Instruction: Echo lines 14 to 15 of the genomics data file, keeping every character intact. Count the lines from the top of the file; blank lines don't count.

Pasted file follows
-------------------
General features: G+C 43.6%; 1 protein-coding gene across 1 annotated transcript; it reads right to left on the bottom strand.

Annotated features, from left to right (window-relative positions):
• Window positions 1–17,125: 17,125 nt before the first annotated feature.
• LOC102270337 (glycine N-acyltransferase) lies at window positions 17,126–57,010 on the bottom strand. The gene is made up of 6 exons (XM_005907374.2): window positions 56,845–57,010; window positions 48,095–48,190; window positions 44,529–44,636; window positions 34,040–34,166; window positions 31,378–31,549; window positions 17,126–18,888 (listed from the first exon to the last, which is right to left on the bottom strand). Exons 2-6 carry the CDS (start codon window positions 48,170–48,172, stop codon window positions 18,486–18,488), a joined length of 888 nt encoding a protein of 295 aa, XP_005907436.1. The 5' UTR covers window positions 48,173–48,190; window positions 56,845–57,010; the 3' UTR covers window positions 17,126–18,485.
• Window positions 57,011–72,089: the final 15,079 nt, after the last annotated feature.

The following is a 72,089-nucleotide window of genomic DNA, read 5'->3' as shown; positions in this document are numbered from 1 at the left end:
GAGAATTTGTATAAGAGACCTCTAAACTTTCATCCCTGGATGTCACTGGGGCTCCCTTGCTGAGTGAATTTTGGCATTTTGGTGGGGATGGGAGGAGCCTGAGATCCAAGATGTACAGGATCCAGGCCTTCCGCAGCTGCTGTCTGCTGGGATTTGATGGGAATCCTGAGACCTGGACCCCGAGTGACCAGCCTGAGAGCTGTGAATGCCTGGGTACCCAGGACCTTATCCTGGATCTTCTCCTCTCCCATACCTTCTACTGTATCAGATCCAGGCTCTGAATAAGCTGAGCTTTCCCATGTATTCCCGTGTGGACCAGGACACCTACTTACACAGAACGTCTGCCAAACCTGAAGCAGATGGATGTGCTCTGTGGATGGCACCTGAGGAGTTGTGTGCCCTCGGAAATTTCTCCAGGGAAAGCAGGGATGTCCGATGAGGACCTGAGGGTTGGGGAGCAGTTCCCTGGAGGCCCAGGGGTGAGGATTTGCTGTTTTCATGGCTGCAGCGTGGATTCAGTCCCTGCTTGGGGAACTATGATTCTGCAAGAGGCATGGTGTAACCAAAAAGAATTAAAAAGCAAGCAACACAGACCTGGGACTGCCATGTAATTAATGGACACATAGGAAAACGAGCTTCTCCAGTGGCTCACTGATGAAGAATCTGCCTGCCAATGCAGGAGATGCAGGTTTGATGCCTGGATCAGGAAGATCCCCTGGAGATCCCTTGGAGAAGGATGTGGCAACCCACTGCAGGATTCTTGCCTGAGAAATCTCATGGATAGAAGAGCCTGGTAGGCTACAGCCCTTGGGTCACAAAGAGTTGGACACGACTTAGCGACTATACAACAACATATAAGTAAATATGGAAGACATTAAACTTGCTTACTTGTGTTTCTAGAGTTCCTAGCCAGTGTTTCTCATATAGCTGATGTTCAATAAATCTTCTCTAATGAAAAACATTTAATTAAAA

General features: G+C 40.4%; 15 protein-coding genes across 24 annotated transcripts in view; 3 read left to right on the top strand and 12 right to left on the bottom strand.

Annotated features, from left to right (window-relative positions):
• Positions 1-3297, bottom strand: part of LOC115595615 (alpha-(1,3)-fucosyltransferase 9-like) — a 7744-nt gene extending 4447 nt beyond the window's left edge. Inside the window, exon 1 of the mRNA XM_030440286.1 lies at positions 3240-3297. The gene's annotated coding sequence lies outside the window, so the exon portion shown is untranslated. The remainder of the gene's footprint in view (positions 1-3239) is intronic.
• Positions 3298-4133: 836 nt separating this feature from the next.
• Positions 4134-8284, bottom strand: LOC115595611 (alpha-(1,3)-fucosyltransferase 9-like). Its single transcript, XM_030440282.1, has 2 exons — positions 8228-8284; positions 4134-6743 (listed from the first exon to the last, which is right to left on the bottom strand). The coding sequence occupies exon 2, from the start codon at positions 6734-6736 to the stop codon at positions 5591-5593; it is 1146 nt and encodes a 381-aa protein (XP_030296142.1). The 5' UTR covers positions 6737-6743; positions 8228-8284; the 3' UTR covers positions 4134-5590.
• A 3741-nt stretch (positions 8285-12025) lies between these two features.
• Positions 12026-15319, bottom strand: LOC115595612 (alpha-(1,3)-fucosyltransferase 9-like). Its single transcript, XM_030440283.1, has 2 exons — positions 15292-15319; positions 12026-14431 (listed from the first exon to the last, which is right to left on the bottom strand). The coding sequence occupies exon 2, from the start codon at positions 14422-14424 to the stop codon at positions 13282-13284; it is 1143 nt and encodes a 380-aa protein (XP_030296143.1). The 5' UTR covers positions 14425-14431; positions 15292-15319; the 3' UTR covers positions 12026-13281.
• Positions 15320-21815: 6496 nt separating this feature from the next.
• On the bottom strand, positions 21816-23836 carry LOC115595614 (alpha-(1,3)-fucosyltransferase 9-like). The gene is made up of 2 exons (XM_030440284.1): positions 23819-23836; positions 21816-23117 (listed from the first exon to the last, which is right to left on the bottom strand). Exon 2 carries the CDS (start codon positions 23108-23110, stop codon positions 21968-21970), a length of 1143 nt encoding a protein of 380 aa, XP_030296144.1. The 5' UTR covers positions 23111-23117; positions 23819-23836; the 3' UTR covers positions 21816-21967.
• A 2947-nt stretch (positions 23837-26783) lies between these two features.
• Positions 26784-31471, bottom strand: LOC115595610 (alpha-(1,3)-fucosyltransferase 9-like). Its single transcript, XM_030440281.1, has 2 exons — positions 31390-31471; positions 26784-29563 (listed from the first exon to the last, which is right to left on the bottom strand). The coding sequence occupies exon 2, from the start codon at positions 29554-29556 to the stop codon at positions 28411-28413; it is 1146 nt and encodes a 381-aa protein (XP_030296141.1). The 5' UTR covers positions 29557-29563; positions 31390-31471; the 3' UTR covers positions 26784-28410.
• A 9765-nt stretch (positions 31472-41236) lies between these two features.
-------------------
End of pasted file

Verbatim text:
• Positions 12026-15319, bottom strand: LOC115595612 (alpha-(1,3)-fucosyltransferase 9-like). Its single transcript, XM_030440283.1, has 2 exons — positions 15292-15319; positions 12026-14431 (listed from the first exon to the last, which is right to left on the bottom strand). The coding sequence occupies exon 2, from the start codon at positions 14422-14424 to the stop codon at positions 13282-13284; it is 1143 nt and encodes a 380-aa protein (XP_030296143.1). The 5' UTR covers positions 14425-14431; positions 15292-15319; the 3' UTR covers positions 12026-13281.
• Positions 15320-21815: 6496 nt separating this feature from the next.